Lack of Trust Isn’t the Issue

Who should be on your reading team?

 

This week at the SFF Seven, we’re asking: how do you know who to trust with your writing, especially early drafts and idea bouncing.
It’s not a question of trust for me, it’s a question of the way I work, which is that I never share a work in progress with anyone, ever. I’m not afraid of ideas being stolen but rather that whatever story I’m telling is MY story, with my characters and I’m not interested in how anyone else might
think the story should go. Ooh, you might be saying, crochety much? No, just stubborn and confident in my story telling abilities. Not trying to sound
arrogant but I don’t need or want other opinions when it comes to exercising my creativity and telling my version of a story at the ancestral campfire. (For sure no one beta read or critiqued those first story tellers LOL!)
 I brainstorm with myself if I encounter plot challenges along the way- I actually use a couple of techniques I was taught when I led teams and did process improvement, although in a much scaled down way since it’s only me in the room now, thinking through the alternatives and the ‘If this, then what?’ and the ‘Why?’ questions, with the occasional Venn diagram thrown in.
 I also don’t feel any need to share my writing until the point where I regard it as being a complete and finished work. When it’s done, I’m thrilled to put the book out into the world, let it receive reviews from readers as to their experience with the story, and move on to writing my next novel.
Part of this attitude of mine may be that since I’m not a person who plots in advance, the story unspools for me as I write it and therefore it’d be pointless to show the manuscript to anyone else prior to the work being complete because even I don’t always know all the ins and outs of the plot ahead. I do always know the ending, however.
Writing is kind of a fragile thing to me and the finished story is a strong enough edifice to withstand reader reviews and the opinions of others, whereas a story in progress doesn’t yet have that strength and if I got feedback that derailed or distracted me, I’d probably never finish the thing.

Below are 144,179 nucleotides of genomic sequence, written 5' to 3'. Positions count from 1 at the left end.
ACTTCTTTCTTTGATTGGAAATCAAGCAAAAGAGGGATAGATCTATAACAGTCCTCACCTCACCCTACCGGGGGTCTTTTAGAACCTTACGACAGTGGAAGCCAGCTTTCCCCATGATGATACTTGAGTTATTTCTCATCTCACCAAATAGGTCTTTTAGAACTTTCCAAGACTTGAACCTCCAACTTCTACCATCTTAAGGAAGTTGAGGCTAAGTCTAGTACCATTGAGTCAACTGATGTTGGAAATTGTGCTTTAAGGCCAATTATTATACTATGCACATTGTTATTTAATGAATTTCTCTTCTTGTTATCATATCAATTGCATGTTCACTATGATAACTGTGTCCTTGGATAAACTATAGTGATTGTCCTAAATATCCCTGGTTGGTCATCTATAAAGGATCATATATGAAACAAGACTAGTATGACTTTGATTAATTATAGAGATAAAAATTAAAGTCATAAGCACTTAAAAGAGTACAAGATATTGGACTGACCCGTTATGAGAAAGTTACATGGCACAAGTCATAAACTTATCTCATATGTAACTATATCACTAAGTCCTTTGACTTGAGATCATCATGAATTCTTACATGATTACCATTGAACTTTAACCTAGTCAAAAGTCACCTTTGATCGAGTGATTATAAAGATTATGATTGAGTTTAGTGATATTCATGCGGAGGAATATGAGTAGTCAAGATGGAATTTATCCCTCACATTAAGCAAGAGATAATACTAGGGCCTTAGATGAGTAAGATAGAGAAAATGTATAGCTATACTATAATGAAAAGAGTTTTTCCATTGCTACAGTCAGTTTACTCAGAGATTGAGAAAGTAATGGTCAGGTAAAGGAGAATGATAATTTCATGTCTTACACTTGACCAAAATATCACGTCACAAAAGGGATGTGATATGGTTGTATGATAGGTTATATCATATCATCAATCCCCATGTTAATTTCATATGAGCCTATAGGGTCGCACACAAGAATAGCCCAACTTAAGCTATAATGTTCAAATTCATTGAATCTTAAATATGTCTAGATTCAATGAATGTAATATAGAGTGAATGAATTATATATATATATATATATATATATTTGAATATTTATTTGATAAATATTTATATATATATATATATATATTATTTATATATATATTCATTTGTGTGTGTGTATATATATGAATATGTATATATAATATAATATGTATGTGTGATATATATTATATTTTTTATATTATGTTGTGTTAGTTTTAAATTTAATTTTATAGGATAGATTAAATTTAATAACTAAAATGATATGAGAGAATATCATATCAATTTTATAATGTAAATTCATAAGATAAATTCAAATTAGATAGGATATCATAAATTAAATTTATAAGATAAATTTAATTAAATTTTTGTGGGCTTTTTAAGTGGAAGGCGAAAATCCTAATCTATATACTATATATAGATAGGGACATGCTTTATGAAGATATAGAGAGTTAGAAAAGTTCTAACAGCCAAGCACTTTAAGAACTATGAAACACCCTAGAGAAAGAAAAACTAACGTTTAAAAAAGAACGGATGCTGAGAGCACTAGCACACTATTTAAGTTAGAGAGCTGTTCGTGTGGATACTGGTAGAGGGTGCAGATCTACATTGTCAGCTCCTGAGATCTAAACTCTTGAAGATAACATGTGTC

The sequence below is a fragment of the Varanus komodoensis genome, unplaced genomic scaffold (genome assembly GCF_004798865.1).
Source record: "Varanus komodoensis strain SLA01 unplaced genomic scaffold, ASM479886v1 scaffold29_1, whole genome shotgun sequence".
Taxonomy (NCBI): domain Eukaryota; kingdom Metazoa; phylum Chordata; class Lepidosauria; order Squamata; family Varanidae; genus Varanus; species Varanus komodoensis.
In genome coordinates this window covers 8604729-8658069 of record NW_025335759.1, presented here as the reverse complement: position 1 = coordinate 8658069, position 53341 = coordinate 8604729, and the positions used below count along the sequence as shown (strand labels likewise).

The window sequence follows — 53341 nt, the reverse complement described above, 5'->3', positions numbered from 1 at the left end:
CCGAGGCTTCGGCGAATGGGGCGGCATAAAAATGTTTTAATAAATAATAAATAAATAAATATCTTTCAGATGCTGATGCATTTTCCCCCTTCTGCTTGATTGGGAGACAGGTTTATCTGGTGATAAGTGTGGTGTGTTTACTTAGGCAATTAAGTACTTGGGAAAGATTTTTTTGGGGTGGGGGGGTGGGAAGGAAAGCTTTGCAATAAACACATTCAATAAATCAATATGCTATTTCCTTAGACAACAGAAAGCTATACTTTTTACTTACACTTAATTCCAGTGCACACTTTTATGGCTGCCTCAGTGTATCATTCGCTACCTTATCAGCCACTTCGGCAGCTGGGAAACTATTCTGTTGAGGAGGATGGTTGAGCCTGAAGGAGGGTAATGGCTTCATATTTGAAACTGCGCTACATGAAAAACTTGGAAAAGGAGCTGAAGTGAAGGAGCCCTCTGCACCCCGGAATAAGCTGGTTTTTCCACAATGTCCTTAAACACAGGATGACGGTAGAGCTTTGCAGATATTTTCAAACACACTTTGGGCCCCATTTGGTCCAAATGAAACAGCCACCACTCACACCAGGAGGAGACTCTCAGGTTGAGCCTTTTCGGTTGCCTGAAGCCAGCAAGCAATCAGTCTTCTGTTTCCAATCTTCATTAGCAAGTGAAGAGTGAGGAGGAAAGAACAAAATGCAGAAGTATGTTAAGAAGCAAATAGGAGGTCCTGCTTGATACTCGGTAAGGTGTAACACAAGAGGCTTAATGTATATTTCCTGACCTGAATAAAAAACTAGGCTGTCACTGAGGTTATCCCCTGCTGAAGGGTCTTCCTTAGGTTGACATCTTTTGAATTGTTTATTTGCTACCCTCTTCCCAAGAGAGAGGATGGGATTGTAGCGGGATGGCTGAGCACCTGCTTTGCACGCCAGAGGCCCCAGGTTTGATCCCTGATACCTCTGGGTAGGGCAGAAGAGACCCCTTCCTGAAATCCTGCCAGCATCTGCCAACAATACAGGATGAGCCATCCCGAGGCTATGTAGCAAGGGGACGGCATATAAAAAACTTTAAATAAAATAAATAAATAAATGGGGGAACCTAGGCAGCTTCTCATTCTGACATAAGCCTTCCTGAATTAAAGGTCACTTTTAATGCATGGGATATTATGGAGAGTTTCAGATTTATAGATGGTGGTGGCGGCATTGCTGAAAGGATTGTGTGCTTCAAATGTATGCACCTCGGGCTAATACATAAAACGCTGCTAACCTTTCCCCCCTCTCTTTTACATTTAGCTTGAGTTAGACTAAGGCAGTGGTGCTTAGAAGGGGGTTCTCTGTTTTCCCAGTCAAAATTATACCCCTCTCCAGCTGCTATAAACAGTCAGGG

Maybe I’m missing out on a whole set of wonderful, rich experiences by not gathering with other authors and exchanging ideas on WIP’s…but I can only do me and my Muse doesn’t think writing is a group activity.
She shuts down and goes into silent running mode. I’m happy for people who flourish in that collaborative group environment and find writing partners who share and enhance each other’s creative sparks but I know my own limits.

 

(Pretty much Rule One of Writing to me is that there’s no one perfect or right way that everyone MUST write…thank goodness!)

I do give the book to my developmental editor once it’s complete and has gone through several edits by me. She provides very useful feedback and I have made changes or added or deleted things in response at times…but I’ve also chosen to ignore the inputs completely at other times where I’m happy with the story as it was. Having the dev editor’s comments certainly enables me to grow as a writer and to avoid repeating some mistakes as I go
forward with more books.
I don’t do beta reading or critiquing for anyone else either with very rare exceptions that had unique circumstances. I can probably count those instances on one hand. Normally I refuse requests to beta read as kindly  as I can.
I’m a solitary person up there in my cold garret, writing away and telling my stories! (Well, okay sitting here in my cozy and warm apartment if
you must know…)

 

Happy reading to everyone!

 

This article was originally posted on SFF Seven

Related articles

Nothing New Under the Sun

How does an editor manage to still be moved by a story when she has to sift through ever-growing stacks of unsolicited manuscripts, looking for a nugget of something new? I mean, how many ways can you write a romance? Or a murder mystery, a space opera or zombie invasion? Sure, there are tried and […]

Leave a Reply

Your email address will not be published. Required fields are marked *

This site uses Akismet to reduce spam. Learn how your comment data is processed.